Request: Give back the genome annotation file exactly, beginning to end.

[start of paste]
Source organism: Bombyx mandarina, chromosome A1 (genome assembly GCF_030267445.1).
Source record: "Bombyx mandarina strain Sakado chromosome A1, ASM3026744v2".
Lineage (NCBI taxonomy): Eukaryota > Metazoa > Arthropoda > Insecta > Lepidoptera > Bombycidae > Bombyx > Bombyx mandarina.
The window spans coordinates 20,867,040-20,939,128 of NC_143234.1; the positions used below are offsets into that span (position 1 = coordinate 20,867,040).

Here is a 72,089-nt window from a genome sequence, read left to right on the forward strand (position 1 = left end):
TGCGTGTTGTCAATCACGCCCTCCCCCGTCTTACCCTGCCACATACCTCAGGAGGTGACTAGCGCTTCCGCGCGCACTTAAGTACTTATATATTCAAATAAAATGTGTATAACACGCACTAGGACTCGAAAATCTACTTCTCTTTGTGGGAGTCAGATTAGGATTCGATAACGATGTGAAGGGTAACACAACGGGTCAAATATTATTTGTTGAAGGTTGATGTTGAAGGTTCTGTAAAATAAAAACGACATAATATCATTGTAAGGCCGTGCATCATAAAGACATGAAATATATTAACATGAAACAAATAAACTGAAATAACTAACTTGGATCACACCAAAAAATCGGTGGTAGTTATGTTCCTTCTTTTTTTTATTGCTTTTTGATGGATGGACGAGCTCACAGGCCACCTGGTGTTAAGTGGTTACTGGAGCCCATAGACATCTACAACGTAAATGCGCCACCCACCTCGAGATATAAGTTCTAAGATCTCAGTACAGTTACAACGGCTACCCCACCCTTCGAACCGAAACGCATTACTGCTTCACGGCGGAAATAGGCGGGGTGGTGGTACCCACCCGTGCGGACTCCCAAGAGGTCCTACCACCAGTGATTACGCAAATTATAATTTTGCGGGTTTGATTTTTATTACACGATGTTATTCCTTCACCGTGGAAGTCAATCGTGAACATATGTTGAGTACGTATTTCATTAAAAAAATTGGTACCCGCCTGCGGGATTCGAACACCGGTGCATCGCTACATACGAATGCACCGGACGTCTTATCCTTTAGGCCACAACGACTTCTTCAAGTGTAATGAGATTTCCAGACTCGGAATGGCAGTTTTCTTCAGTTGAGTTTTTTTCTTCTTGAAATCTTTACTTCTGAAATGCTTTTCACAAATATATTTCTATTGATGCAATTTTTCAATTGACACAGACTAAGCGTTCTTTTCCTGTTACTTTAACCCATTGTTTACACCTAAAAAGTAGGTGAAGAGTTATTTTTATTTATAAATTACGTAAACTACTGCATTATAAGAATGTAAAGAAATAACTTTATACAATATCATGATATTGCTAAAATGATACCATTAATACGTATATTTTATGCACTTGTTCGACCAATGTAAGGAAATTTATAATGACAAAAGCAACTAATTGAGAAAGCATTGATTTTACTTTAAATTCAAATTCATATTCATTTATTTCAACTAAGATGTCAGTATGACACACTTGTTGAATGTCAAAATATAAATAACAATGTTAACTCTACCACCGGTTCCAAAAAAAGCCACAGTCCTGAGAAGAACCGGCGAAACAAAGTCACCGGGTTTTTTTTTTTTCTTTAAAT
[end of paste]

Source organism: Bombyx mandarina, chromosome A1 (genome assembly GCF_030267445.1).
Source record: "Bombyx mandarina strain Sakado chromosome A1, ASM3026744v2".
Lineage (NCBI taxonomy): Eukaryota > Metazoa > Arthropoda > Insecta > Lepidoptera > Bombycidae > Bombyx > Bombyx mandarina.
The window spans coordinates 20,867,040-20,939,128 of NC_143234.1; the positions used below are offsets into that span (position 1 = coordinate 20,867,040).

Here is a 72,089-nt window from a genome sequence, read left to right on the forward strand (position 1 = left end):
TGCGTGTTGTCAATCACGCCCTCCCCCGTCTTACCCTGCCACATACCTCAGGAGGTGACTAGCGCTTCCGCGCGCACTTAAGTACTTATATATTCAAATAAAATGTGTATAACACGCACTAGGACTCGAAAATCTACTTCTCTTTGTGGGAGTCAGATTAGGATTCGATAACGATGTGAAGGGTAACACAACGGGTCAAATATTATTTGTTGAAGGTTGATGTTGAAGGTTCTGTAAAATAAAAACGACATAATATCATTGTAAGGCCGTGCATCATAAAGACATGAAATATATTAACATGAAACAAATAAACTGAAATAACTAACTTGGATCACACCAAAAAATCGGTGGTAGTTATGTTCCTTCTTTTTTTTATTGCTTTTTGATGGATGGACGAGCTCACAGGCCACCTGGTGTTAAGTGGTTACTGGAGCCCATAGACATCTACAACGTAAATGCGCCACCCACCTCGAGATATAAGTTCTAAGATCTCAGTACAGTTACAACGGCTACCCCACCCTTCGAACCGAAACGCATTACTGCTTCACGGCGGAAATAGGCGGGGTGGTGGTACCCACCCGTGCGGACTCCCAAGAGGTCCTACCACCAGTGATTACGCAAATTATAATTTTGCGGGTTTGATTTTTATTACACGATGTTATTCCTTCACCGTGGAAGTCAATCGTGAACATATGTTGAGTACGTATTTCATTAAAAAAATTGGTACCCGCCTGCGGGATTCGAACACCGGTGCATCGCTACATACGAATGCACCGGACGTCTTATCCTTTAGGCCACAACGACTTCTTCAAGTGTAATGAGATTTCCAGACTCGGAATGGCAGTTTTCTTCAGTTGAGTTTTTTTCTTCTTGAAATCTTTACTTCTGAAATGCTTTTCACAAATATATTTCTATTGATGCAATTTTTCAATTGACACAGACTAAGCGTTCTTTTCCTGTTACTTTAACCCATTGTTTACACCTAAAAAGTAGGTGAAGAGTTATTTTTATTTATAAATTACGTAAACTACTGCATTATAAGAATGTAAAGAAATAACTTTATACAATATCATGATATTGCTAAAATGATACCATTAATACGTATATTTTATGCACTTGTTCGACCAATGTAAGGAAATTTATAATGACAAAAGCAACTAATTGAGAAAGCATTGATTTTACTTTAAATTCAAATTCATATTCATTTATTTCAACTAAGATGTCAGTATGACACACTTGTTGAATGTCAAAATATAAATAACAATGTTAACTCTACCACCGGTTCCAAAAAAAGCCACAGTCCTGAGAAGAACCGGCGAAACAAAGTCACCGGGTTTTTTTTTTTTCTTTAAAT